Call for EV charging stations off pavements

by David Harrison, Islington Living Streets and vice-chair of London Living Streets

IslingtonEV_lowresLondon’s pavements have long been an obstacle course. It is hard to walk more than a few feet without encountering a post or box or something larger.

Some street furniture is, of course, useful: lampposts and benches spring to mind. Some is useful but poorly sited: we need bus stops, but not where their footprint dominates the pavement.

Utilities take up a fair amount of space. Phone boxes have been increasingly installed as advertising sites under permitted development rights – which Ministers have failed to scrap despite pleas from councils. Things might get worse. The press has reported that the Secretary of State for Transport wants utilities to dig up pavements, not streets, so as not to slow down motorists.

Indeed, most of the clutter on streets is associated with the motor car. Long ago it was decided not only that cars would dominate the carriageway and own the kerbside for parking, but that pedestrians would have to suffer all the paraphernalia thought necessary for driving: giant road signs, the endless posts which record parking restrictions, and the machines for paying for parking.

Recently a new and even larger impediment has been appearing all over London. Electric vehicle (EV) charging points (point is definitely a misnomer) are making life even more difficult for pedestrians, especially wheelchair users and wheelers of buggies.

Of course, with almost 10,000 deaths per year in London due to long-term exposure to air pollution, and with motor vehicles the major cause of poor air quality, it seems a good idea to replace dirty diesels and petrol vehicles with clean electric ones. To do this the Government is encouraging local authorities and others to install an infrastructure of charging points, but it has given no thought to the consequences for pedestrians.

Some installations may also not be compatible with equality legislation, that requires anyone looking after the street environment, including private companies, to eliminate obstructions for disabled people.

From time to time, pious expressions are made about the need to reduce street clutter, but they are readily ignored in practice. My ward — Mildmay in Islington — has some of the worst new installations. St Paul’s Place is so wide that parking places are set at right angles to the pavement on one side, still leaving more than enough room for two large vehicles to pass. Even so, the charging points are on a narrow pavement. Round the corner, in Mildmay Grove North, the charging points are placed on an even narrower pavement though the parking spaces in the street are never full.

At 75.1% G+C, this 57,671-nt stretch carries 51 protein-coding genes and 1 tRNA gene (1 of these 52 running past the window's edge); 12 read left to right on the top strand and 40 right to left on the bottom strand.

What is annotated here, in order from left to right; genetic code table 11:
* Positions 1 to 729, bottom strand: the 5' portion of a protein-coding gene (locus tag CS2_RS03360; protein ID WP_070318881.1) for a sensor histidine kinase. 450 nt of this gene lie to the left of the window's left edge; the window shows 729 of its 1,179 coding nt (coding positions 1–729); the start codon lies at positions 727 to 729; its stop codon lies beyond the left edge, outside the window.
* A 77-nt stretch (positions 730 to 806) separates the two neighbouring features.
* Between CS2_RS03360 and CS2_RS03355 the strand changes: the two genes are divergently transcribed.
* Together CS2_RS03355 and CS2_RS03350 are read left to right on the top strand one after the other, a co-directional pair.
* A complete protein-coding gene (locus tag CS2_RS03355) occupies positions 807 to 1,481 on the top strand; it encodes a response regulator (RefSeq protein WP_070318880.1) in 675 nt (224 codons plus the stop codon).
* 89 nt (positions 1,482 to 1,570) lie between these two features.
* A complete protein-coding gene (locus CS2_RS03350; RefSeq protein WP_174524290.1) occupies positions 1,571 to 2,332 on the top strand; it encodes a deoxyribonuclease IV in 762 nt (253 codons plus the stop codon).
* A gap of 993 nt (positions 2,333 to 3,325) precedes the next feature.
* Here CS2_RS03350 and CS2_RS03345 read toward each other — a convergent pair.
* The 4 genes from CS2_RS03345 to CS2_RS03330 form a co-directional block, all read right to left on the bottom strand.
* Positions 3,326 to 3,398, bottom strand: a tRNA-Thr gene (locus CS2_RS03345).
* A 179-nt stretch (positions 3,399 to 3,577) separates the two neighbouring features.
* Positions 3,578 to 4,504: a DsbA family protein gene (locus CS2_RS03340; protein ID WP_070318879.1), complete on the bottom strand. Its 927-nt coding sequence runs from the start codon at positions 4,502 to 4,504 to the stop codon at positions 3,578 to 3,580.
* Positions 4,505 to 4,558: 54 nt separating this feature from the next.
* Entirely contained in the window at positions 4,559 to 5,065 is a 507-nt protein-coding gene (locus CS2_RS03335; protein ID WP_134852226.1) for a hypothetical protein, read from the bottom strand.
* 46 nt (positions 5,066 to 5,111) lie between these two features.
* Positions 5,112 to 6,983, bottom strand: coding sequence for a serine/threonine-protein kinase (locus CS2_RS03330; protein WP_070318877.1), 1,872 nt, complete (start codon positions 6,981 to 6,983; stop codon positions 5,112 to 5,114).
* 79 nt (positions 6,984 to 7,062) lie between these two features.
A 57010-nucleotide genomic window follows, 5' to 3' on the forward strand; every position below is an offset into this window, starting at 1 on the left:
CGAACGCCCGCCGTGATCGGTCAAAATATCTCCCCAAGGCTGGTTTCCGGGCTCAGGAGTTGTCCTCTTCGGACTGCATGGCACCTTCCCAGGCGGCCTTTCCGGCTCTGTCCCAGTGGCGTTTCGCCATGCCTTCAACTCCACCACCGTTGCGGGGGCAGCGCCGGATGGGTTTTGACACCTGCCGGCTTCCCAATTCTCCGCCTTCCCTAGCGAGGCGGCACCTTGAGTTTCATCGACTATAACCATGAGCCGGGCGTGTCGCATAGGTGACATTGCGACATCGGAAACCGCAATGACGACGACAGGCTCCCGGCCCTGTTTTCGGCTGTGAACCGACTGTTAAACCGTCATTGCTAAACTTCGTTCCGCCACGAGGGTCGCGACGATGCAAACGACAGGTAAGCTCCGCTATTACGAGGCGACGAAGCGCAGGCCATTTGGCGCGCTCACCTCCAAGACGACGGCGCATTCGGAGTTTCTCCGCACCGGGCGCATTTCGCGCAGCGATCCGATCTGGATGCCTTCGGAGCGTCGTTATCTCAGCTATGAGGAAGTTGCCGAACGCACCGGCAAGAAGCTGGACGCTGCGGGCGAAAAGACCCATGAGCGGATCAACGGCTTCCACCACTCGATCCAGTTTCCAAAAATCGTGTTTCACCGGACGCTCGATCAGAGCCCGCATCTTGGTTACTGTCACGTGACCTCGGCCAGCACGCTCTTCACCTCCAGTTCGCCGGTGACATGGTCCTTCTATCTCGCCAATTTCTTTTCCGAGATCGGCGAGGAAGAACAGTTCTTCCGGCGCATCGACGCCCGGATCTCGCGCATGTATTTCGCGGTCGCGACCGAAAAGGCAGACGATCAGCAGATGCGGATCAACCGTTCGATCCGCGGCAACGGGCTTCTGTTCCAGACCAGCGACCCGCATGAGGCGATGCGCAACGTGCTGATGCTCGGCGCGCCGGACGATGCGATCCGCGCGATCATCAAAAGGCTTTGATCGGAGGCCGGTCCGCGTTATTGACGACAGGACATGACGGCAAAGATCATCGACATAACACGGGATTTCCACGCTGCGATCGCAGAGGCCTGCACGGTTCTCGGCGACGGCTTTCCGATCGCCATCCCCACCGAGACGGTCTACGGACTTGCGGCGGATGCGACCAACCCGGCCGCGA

Like so much other pavement clutter, these installations are unnecessary. It is perfectly feasible to install them on the road. This is done in Paris, and there are a few places where this has been done in Islington. A diagram drawn by Susan Claris at Arup shows how it can be done.

Hierarchy of locations

There is some good news. At the recent, well-attended Islington Healthy Streets Hustings organised by Cycle Islington and Islington Living Streets, all the candidates committed to putting new charging points on the road. This included Councillor Webbe, who has once again been appointed the Cabinet Lead for the Environment and Transport. We must ensure both that the next wave of charging points is on the road, and that many of the recently installed ones are moved.

Even better, charging points could go in public car parks or locations such as supermarkets, shopping centres and petrol filling stations.

We suggest a hierarchy of locations for charging infrastructure. Pavements should be the last resort and only suitable if a minimum 2.5 metre width is left for sociable walking.

  1. Off-road locations such as car parks, supermarkets, shopping centres
  2. The carriageway
  3. The pavement if a 2.5 metre width remains

EV not a panacea

But even where charging points are on the road or car park, we must appreciate that electric vehicles are not a panacea. The electricity which powers them is not all generated by clean electricity. Streets will still be dominated by motor vehicles, and children unable to play or cycle in them. Pedestrian and cyclists will remain at risk, and still likely to suffer high levels of deaths and injuries. Sitting in an electric vehicle will do nothing to address the obesity epidemic and diseases associated with this and lack of exercise. Electric vehicles will not by themselves remove the vast amounts of unnecessary ‘black top’ which disfigures our public realm.

Finally, there is a question of equity. Government support for EV charging infrastructure and the purchase of electric vehicles is a large subsidy to the well-off who are buying them. Given that almost three-quarters of households in boroughs like Islington do not own a car, surely social justice demands that money be spent on the many, not the few.

At present, users of bike hangars are paying over £100 per year to park their bikes. There is also need for more zebra crossings and safer junctions in the borough. The money the Government is giving to subsidise the electric car industry might be better spent on any of the above or, best of all, on a few bollards to create low-traffic neighbourhoods, such as in Walthamstow where through-traffic is removed and streets returned to residents.

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